As she writes: “In antiquity, the distinction between town and desert, civilization and wilderness, was in many ways more stark than we find today.”

Stories You May Like

From Iraq to Bangladesh, ‘Vlogger’ Hotelie Goes Off the Beaten Track

Raise a Glass to the Namesake of Zinck’s Night

The ebook and audiobook versions feature recordings of desert sounds by the author, whose inspiration for the book came in part from her own travels in the Middle East as the child of expat parents.


the cover of Demon Dagger

Demon Dagger

Russell James ’84

The latest from the horror author and CALS alum features a protagonist named Drew who, since his youth, has had the ability to see demons—specifically, those who possess people who’ve sold their souls for personal gain.

While he initially fears he’s insane, he meets a demon hunter who helps him understand his supernatural power.

Twenty-five years after that mentor’s brutal (and possibly demonic) murder, Drew is a married deputy sheriff in L.A. County—and an evil creature wreaks vengeance by stealing his son’s soul.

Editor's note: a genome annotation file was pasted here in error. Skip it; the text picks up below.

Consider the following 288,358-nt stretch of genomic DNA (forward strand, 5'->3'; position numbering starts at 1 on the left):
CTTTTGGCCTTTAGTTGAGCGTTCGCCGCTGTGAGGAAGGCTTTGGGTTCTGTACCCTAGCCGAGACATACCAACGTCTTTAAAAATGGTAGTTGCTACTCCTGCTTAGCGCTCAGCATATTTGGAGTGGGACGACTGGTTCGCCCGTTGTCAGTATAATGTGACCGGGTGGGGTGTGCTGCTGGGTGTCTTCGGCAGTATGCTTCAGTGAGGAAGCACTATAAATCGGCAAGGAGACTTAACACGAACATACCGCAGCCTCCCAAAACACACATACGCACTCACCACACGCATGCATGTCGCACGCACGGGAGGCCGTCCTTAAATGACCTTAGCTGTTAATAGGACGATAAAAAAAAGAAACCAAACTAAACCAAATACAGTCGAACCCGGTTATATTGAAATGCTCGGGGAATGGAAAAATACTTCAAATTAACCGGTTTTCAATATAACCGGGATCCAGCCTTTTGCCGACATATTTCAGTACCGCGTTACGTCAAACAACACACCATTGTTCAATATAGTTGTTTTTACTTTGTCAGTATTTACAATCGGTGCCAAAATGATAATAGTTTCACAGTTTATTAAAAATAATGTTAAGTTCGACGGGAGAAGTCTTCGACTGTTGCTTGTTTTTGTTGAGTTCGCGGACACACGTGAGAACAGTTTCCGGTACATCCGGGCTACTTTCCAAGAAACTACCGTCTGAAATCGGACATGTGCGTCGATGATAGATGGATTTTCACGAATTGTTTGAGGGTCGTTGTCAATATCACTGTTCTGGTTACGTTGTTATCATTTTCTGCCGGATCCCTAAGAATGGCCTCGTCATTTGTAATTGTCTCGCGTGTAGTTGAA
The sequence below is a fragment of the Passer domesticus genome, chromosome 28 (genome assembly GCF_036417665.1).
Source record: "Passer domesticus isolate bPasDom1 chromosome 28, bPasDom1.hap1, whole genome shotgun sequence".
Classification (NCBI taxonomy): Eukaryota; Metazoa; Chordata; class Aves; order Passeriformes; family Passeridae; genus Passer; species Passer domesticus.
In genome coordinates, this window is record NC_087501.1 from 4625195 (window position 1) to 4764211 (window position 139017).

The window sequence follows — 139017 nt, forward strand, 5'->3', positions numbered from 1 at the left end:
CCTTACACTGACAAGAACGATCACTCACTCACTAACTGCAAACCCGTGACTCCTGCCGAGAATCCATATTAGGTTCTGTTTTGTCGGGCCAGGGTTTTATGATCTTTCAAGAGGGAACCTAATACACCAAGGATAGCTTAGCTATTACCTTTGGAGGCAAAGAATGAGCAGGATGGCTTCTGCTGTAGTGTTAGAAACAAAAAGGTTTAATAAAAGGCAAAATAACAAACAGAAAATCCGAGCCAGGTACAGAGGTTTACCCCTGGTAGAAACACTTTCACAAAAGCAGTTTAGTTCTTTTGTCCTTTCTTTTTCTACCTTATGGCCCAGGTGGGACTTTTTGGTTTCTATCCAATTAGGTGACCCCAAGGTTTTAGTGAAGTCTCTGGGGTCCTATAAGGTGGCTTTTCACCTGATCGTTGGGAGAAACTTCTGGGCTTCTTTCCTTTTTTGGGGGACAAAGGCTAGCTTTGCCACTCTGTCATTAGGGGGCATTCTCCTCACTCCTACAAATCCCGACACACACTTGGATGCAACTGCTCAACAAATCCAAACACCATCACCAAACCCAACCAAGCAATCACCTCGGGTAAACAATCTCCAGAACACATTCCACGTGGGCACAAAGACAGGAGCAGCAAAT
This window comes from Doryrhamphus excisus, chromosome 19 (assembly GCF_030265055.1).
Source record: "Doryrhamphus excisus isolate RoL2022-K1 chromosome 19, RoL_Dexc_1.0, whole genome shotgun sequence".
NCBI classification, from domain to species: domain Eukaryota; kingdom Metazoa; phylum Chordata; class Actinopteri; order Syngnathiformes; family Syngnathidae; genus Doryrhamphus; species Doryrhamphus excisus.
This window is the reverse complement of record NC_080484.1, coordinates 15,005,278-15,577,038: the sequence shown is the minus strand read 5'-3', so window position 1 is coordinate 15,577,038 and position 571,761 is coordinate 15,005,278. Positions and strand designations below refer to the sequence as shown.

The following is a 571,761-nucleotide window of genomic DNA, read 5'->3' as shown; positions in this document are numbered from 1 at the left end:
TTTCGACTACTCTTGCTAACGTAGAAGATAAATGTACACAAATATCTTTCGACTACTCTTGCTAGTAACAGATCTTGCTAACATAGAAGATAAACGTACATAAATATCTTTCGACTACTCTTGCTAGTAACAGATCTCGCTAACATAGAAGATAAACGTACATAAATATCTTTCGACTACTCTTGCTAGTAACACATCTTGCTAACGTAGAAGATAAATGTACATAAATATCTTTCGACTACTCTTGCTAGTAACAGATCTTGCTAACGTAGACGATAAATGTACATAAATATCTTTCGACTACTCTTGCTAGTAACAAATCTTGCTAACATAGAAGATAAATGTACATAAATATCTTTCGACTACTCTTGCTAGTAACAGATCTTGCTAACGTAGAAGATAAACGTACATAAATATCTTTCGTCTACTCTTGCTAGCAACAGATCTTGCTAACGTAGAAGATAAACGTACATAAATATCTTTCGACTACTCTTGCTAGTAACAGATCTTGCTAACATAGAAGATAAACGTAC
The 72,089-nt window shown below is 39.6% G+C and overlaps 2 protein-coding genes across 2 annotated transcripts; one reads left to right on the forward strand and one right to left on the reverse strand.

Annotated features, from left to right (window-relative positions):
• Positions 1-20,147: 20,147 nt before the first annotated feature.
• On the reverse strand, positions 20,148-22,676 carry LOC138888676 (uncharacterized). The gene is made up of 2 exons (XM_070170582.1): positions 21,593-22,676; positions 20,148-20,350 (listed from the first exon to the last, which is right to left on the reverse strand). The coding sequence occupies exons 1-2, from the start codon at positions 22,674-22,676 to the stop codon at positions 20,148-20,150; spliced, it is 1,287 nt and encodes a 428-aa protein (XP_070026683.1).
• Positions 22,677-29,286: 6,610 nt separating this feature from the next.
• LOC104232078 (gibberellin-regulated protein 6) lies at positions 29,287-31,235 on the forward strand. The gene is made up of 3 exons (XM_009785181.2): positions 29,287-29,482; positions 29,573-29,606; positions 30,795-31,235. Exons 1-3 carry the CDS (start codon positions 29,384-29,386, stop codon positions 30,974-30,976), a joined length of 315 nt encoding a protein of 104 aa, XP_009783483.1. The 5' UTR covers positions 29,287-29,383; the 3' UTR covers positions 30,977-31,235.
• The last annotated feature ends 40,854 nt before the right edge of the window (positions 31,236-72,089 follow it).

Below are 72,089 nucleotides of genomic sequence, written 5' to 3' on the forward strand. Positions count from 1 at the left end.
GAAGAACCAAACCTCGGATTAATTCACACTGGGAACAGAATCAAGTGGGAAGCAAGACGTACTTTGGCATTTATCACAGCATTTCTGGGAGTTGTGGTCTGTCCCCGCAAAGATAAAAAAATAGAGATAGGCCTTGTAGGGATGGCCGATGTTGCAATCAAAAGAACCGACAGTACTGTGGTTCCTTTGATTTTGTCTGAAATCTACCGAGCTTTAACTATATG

Drew has to wield the potent weapon of the title—the only thing that can send demons back to hell—in the hope of saving him.

Publishers Weekly says James “makes a familiar trope fresh in this gripping horror novel,” calling it “a thrilling game of supernatural cat and mouse.”


the cover of A Banker's Journey

A Banker's Journey

Daniel Gross ’89

Gross, a historian and financial journalist, had exclusive access to his subject’s personal archives for this authorized biography of famed global banker and philanthropist Edmond Safra. Gross chronicles Safra’s life and career, from childhood in Lebanon to stints in Italy, Brazil, Switzerland, and the U.S.